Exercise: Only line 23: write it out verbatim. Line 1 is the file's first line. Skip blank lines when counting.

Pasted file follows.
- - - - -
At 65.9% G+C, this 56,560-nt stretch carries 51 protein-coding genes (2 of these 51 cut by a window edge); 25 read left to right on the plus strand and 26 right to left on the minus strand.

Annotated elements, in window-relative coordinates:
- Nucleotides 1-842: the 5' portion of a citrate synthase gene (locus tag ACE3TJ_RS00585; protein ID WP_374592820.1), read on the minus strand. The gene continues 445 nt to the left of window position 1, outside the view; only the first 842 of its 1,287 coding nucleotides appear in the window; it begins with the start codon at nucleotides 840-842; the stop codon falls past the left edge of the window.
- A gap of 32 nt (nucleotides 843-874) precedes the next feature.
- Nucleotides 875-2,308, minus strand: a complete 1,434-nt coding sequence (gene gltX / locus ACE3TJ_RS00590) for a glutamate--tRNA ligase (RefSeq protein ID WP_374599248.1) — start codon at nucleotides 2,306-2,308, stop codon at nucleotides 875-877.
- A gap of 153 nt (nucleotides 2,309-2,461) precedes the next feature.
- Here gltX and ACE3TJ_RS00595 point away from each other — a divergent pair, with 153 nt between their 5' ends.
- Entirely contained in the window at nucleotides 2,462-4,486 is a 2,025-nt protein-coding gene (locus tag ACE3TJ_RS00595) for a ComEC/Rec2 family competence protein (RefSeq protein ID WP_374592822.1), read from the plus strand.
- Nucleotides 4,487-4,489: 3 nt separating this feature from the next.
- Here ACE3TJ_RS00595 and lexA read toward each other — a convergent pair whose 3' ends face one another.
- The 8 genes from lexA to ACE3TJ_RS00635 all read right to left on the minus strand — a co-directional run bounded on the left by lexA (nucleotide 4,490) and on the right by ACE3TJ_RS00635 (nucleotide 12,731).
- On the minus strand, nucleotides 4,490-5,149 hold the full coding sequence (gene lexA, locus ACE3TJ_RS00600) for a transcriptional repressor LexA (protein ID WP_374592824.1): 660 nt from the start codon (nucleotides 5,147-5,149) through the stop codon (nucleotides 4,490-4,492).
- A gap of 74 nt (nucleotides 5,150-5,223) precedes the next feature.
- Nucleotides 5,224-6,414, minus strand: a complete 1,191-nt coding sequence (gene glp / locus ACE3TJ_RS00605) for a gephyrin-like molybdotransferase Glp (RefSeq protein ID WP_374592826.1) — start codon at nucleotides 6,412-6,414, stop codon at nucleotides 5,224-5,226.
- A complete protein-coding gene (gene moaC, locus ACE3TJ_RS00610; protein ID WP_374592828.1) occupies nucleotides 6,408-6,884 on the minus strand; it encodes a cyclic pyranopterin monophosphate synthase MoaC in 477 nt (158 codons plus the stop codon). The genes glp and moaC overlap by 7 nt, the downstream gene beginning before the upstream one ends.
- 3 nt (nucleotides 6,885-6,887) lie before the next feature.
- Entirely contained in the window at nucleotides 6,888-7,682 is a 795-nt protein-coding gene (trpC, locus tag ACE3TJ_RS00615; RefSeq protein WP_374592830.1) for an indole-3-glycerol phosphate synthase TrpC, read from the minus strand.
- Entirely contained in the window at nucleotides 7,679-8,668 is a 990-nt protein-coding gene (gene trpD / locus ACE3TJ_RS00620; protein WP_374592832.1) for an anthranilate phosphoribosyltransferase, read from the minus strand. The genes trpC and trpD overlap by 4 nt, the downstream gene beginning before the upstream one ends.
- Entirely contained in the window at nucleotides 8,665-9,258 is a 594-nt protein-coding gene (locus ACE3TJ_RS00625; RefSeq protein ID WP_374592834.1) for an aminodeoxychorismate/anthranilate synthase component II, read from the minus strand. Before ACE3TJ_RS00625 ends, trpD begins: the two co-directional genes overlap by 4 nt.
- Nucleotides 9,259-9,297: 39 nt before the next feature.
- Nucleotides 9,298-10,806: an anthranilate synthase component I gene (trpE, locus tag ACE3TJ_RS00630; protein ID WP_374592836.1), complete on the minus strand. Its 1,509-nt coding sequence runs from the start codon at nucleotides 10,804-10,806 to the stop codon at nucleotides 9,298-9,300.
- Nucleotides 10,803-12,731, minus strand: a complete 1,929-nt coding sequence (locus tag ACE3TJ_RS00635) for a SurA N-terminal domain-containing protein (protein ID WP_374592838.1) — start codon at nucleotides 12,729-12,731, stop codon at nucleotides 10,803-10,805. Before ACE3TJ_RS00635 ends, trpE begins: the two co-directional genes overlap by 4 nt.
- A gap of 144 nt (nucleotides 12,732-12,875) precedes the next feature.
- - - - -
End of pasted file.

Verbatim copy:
- A gap of 144 nt (nucleotides 12,732-12,875) precedes the next feature.